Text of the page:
An important Islamic imperative is prevention of concentration of wealth among a few so that wealth circulates widely to enhance shared prosperity. In contemporary economic discourse, inequality and concentration of wealth have emerged as among key causes of instability and crisis. Unfortunately, although Islamic finance has emerged as a Shari’ah-compliant industry, it does not seem to be connected with the Islamic concern about inequality and concentration of wealth. This paper aims to explore the issues of inequality and concentration of wealth in the context of Islamic finance.
This paper addresses a number of queries: Are Islamic banks, as the dominant component of the industry, helping to improve inequality and concentration of wealth and thus offer a better framework to deal with instability and crisis? Is the ownership structure of Islamic banks conducive to meeting the Islamic imperative regarding inequality and concentration of wealth? Using secondary data, this research illuminates the pertinent issues in light of the experience of Bahrain as one of the hubs of Islamic banking and finance.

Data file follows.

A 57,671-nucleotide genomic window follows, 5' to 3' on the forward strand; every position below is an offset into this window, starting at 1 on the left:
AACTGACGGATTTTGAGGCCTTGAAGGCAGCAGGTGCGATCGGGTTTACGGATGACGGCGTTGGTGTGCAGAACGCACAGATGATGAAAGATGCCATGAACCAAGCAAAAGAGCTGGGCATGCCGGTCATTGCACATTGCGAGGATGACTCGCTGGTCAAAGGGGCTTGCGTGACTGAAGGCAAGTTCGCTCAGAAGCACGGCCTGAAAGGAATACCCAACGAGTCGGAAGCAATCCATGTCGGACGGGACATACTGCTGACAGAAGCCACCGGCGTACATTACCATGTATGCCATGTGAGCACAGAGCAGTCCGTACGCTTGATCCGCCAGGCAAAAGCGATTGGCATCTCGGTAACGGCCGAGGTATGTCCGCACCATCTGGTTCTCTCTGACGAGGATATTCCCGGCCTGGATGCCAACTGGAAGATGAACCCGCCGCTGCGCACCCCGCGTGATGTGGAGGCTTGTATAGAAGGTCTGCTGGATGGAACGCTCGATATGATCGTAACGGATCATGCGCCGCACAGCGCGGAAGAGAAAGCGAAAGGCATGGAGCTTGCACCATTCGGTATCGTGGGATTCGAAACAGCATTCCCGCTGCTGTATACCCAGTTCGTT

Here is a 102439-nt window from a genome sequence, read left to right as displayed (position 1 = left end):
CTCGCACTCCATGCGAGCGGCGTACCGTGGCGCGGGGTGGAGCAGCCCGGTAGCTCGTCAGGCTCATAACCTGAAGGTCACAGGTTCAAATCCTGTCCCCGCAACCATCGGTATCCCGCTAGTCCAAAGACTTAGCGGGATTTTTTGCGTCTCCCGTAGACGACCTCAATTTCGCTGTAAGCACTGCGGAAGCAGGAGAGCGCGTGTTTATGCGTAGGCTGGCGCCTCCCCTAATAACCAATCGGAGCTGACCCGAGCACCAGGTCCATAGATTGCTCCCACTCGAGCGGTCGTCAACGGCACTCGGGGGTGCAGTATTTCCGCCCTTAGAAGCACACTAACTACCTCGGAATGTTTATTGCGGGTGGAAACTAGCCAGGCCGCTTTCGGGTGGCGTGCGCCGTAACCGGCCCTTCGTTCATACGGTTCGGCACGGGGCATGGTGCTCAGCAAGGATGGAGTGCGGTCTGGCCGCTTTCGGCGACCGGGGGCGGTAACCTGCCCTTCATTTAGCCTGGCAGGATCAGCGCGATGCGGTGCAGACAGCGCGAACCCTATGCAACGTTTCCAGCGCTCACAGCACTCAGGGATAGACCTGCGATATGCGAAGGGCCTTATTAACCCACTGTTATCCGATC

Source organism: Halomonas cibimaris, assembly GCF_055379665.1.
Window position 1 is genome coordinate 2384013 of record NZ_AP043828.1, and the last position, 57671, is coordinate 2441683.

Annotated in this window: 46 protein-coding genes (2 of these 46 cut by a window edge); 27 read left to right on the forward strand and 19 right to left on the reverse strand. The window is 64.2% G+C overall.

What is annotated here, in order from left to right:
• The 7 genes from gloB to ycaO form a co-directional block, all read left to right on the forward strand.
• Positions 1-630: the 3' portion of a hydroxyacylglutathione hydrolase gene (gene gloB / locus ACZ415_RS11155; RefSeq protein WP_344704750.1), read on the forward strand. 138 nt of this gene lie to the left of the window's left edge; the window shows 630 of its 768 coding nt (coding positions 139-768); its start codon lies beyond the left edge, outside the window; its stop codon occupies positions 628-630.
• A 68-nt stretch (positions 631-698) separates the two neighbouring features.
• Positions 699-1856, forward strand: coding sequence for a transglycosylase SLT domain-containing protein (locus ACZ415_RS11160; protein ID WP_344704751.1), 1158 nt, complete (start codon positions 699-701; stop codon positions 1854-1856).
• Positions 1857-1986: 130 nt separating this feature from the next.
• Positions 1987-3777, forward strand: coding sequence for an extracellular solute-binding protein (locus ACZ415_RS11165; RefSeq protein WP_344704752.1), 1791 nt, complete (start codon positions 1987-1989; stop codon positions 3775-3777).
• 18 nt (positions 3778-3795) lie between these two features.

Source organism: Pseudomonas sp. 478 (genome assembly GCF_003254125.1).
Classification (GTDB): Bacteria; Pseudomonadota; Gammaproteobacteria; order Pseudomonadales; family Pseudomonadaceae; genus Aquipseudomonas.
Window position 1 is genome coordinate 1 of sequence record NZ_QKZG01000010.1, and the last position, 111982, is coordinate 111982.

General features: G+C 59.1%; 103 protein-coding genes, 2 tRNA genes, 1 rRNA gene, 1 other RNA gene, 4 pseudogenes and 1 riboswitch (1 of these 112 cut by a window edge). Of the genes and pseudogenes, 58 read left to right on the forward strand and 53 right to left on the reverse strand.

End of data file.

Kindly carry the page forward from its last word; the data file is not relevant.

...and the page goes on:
The paper finds that the ownership pattern of Islamic banks in Bahrain lends credence to the entrenched, not-so-unexpected concentration of wealth.
This study is based on data of one country. Further studies on other countries will help illuminate the relevant patterns and issues.
Inequality and concentration of wealth are among central economic issues in contemporary economic discourse. Because of the significant impact of such inequality and concentration, societies need to be more aware of these impacts and devise ways to address it.
Inequality and concentration of wealth have fundamental social implications, as the issues of poverty, deprivation, exploitation, etc. are inseparable from concentration of wealth (accompanied by concentration of power), and widening wealth gap can cause or induce major socio-political upheaval.